THE “bull” of Bursa Malaysia has had a solid run over the last decade, particularly post-2008 Great Recession that devastated the global economy, including Malaysia.
According to Bloomberg, the benchmark FBM Kuala Lumpur Composite Index (FBM KLCI) has been one of the best performing in the world, rising by nearly 118% since the recovery of Bursa Malaysia after March 2009.
From 838 points on March 12, 2009, the index now stands at 1,820 points, with several analysts expecting the psychological level of 1,900 points to be breached by end-2018.
The surge by FBM KLCI is not surprising, as the domestic market has been well-supported by sound macroeconomic fundamentals, continued growth of the corporate sector and the inflow of foreign funds into Malaysian equities, against the backdrop of international investors seeking alternative to developed economies such as the United States.
Over the last 10 years, Bursa Malaysia’s market capitalisation (market cap) has expanded in value, nearly doubling from RM979bil in 2009 to the current value of RM1.87 trillion.
While the growth of emerging small-cap stocks, as measured by the FBM Small Cap Index, has exceeded the surge in FBM KLCI over the last decade, the real catalyst behind Bursa Malaysia’s market cap expansion remains to be the blue chips.
To put it into context, there are currently 920 companies in the Main Market and Ace Market, providing a market cap of RM1.86 trillion. Out of this, the 30 stocks in FBM KLCI alone control a market cap of RM1.13 trillion, representing 60% of the bourse’s value.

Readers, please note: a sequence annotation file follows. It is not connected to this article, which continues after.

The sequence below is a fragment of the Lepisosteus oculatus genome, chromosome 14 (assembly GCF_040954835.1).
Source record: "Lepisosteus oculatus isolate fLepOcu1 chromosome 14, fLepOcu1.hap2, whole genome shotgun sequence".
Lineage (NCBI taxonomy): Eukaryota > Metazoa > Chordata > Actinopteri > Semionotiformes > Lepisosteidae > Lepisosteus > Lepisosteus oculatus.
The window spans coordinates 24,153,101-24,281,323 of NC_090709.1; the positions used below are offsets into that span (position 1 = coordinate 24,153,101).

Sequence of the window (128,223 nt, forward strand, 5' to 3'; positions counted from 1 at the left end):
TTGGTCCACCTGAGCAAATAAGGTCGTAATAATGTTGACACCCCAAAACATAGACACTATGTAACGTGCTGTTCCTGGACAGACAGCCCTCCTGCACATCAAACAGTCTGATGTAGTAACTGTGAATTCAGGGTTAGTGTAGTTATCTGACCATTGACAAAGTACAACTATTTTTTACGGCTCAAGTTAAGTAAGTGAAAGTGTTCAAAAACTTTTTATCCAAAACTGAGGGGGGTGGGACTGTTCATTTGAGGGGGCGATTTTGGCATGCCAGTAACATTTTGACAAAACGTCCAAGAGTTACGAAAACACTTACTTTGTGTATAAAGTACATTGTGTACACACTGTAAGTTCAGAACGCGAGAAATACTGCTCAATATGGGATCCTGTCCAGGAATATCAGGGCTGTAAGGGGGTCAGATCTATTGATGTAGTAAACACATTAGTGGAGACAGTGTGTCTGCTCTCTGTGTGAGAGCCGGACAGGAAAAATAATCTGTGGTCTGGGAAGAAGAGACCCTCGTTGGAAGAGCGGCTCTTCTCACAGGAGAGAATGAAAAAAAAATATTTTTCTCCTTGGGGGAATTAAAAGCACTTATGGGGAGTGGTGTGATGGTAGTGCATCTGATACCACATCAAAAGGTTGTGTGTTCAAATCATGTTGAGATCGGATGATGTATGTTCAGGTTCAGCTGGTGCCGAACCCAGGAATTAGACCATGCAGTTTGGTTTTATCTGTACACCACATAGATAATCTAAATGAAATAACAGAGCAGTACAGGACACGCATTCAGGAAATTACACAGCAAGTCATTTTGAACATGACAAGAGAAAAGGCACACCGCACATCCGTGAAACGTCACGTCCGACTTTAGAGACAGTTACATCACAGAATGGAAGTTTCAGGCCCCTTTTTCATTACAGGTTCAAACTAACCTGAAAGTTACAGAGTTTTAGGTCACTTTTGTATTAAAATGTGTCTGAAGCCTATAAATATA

The stellar growth of Bursa Malaysia’s market value was driven by several large-caps over the years, among which are:
In 2009, Hartalega’s market value was worth less than RM500mil and was not even among the top 100 companies of Bursa Malaysia.
However, today, the company boasts a market cap of about RM23.4bil, making Hartalega the only glove company on the top-30 FBM KLCI list.
Known as the world’s largest nitrile glove producer, the stock has seen a stellar increase from just 12 sen in Jan 5, 2009 to RM7.05 on Aug 25, 2018.
This means, a shareholder who bought Hartalega shares in the beginning of 2009, would have seen his or her funds in the company ballooned by nearly 59 times – excluding the dividends and profit gained from bonus issues.
The glovemaker has also had four rounds of bonus issue since its listing on the bourse back in 2008.
Hartalega has been consistently rewarding its investors, and has recorded a three-year dividend growth of 29.14%.
Effective financial year of 2018 (FY18), Hartalega said it will be distributing a minimum of 60% of the group’s annual net profit to shareholders, up from its previous policy to distribute a minimum of 45%.
The higher return to shareholders was mainly due to Hartalega’s strong growth in both top line and bottom line.
The company, which has a PE ratio of 50.14 times, has doubled its size from a revenue of RM1.1bil in FY15 to RM2.4bil in FY18.
According to its FY18 annual report, Hartalega’s single largest shareholder is its founder and executive chairman Kuan Kam Hon, who owns a stake of 50.47%.
Press Metal Aluminium Holdings Bhd
South-East Asia’s largest aluminium smelter, Press Metal is ranked among the top 30 companies on Bursa Malaysia, with a market cap of RM18.8bil.
The company has seen a stellar growth over the one decade, from a penny stock in 2009 to one of the benchmark FBM KLCI constituents.
In 2017 alone, Press Metal’s share price surged by some 200% year-on-year.
A shareholder with 1,000 Press Metal shares at a value of RM100 at the beginning of 2009, would now have RM4,980 – even without taking into account the multiple dividend payouts and proceeds made from the company’s bonus share issuance.